2. Attention to what is delivered; opportunity to be heard; audience; as, I could not obtain a hearing.
3. A listening to facts and evidence, for the sake of adjudication; a session of a court for considering
proofs and determining issues.
His last offenses to usShak.
Shall have judicious hearing.
Another hearing before some other court.Dryden.
Hearing, as applied to equity cases, means the same thing that the word trial does at law. Abbot.
4. Extent within which sound may be heard; sound; earshot. "She's not within hearing." Shak.
They laid him by the pleasant shore,Tennyson.
And in the hearing of the wave.
(Heark"en) v. i. [imp. & p. p. Hearkened (-'nd); p. pr. & vb. n. Hearkening.] [OE. hercnen,
hercnien, AS. hercnian, heorcnian, fr. hiéran, hyran, to hear; akin to OD. harcken, horcken, LG. harken,
horken, G. horchen. See Hear, and cf. Hark.]
1. To listen; to lend the ear; to attend to what is uttered; to give heed; to hear, in order to obey or comply.
The Furies hearken, and their snakes uncurl.Dryden.
Hearken, O Israel, unto the statutes and unto the judgments, which I teach you.Deut. iv. 1.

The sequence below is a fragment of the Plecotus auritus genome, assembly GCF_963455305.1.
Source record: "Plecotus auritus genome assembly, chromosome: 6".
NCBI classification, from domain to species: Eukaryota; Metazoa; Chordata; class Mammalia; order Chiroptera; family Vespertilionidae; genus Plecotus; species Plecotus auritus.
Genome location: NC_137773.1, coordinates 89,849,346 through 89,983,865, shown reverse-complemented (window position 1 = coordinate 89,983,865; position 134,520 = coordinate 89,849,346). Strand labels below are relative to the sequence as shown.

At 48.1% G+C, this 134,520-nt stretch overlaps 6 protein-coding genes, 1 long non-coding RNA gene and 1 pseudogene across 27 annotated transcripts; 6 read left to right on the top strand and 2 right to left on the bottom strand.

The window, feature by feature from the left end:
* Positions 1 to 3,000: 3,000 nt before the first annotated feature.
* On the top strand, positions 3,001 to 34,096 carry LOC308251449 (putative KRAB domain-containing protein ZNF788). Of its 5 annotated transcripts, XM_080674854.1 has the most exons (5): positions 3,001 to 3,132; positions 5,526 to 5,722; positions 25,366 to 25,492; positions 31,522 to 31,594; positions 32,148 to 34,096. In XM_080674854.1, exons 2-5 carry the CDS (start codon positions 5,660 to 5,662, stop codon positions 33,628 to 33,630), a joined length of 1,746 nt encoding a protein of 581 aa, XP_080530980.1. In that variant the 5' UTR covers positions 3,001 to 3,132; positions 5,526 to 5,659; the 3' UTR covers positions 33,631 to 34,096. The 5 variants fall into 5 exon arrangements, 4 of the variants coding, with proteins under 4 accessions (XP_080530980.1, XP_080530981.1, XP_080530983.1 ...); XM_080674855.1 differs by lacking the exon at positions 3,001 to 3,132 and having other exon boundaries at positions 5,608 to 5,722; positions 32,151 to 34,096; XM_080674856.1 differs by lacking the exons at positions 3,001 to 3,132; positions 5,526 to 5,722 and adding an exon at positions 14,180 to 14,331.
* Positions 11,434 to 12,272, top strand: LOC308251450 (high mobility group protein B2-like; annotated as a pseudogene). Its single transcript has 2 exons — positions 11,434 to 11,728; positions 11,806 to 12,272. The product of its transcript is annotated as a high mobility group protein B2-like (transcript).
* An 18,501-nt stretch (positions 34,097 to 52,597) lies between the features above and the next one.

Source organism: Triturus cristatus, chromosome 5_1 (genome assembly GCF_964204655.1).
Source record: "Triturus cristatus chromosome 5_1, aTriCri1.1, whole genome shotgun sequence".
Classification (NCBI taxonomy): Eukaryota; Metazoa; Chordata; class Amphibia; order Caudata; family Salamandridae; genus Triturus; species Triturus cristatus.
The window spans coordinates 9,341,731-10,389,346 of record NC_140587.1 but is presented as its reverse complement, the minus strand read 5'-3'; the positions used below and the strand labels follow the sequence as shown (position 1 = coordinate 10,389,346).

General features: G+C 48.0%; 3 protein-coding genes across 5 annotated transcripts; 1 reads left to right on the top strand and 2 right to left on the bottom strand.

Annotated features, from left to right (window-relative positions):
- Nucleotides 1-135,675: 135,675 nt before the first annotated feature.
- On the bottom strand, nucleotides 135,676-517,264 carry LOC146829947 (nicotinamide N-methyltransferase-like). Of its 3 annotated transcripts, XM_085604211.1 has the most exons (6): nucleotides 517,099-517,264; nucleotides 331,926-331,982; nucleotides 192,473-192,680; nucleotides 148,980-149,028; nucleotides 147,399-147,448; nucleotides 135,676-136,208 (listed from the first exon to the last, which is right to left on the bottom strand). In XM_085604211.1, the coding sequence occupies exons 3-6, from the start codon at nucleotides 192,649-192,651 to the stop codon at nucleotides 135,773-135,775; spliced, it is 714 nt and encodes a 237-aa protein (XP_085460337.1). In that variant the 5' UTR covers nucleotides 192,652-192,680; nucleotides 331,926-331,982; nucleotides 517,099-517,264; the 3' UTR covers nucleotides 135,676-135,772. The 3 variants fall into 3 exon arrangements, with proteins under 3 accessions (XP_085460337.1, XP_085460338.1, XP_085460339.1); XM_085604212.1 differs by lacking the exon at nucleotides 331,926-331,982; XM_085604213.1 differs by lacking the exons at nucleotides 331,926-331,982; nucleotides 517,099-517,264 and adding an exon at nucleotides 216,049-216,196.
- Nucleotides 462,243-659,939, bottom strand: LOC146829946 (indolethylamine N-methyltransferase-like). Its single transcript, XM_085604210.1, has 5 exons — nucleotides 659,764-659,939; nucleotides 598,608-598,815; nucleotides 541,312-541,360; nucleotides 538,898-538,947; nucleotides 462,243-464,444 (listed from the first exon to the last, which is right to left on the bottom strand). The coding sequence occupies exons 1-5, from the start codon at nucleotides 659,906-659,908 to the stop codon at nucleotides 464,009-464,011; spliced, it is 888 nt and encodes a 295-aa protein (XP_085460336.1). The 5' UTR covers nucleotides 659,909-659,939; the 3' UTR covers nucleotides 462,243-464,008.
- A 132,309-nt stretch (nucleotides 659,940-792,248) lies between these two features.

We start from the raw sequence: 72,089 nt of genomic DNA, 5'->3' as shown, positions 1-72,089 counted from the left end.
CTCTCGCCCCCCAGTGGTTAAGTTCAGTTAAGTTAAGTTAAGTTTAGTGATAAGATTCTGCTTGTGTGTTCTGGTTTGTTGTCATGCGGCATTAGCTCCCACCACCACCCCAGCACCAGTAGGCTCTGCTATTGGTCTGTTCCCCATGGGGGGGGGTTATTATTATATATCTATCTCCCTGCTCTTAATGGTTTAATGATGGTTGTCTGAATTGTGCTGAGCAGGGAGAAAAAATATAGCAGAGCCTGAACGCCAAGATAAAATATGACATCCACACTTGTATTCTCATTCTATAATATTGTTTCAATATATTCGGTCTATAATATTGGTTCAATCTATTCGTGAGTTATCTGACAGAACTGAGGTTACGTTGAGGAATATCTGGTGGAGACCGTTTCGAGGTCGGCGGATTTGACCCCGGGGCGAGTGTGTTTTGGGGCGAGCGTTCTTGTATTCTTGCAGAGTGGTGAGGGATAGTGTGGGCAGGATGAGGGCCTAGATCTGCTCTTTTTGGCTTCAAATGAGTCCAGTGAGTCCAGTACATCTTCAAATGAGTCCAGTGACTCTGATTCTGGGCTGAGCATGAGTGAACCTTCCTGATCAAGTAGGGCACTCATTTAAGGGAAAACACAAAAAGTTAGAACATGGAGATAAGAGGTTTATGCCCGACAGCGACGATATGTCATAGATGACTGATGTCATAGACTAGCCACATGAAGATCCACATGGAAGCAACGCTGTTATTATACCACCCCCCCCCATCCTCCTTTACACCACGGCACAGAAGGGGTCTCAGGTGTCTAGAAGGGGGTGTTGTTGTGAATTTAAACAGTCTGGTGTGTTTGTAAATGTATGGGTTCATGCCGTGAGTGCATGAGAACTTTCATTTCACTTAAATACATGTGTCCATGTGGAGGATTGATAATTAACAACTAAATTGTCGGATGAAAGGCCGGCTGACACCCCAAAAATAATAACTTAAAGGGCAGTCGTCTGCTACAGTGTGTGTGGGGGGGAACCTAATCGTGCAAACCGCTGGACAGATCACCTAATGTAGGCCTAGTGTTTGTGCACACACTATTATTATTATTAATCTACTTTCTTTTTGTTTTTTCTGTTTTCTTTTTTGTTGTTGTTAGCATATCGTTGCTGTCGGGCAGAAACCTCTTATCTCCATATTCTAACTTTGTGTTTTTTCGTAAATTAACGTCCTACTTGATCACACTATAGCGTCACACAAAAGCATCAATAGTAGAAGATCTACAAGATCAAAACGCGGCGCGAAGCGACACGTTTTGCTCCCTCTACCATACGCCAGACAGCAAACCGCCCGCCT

2. To inquire; to seek information. [Obs.] "Hearken after their offense." Shak.
Syn. To attend; listen; hear; heed. See Attend, v. i.
(Heark"en), v. t.
1. To hear by listening. [Archaic]
[She] hearkened now and thenSpenser.
Some little whispering and soft groaning sound.
2. To give heed to; to hear attentively. [Archaic]
The King of Naples . . . hearkens my brother's suit.Shak. To hearken out, to search out. [Obs.]
If you find none, you must hearken out a vein and buy.B. Johnson.
(Heark"en*er) n. One who hearkens; a listener.
(Hear"sal) n. Rehearsal. [Obs.] Spenser.
(Hear"say`) n. Report; rumor; fame; common talk; something heard from another.
Much of the obloquy that has so long rested on the memory of our great national poet originated in
frivolous hearsays of his life and conversation.Prof. Wilson. Hearsay evidence (Law), that species of testimony which consists in a narration by one person of
matters told him by another. It is, with a few exceptions, inadmissible as testimony. Abbott.
(Hearse) n. [Etymol. uncertain.] A hind in the second year of its age. [Eng.] Wright.
(Hearse) n. [See Herse.]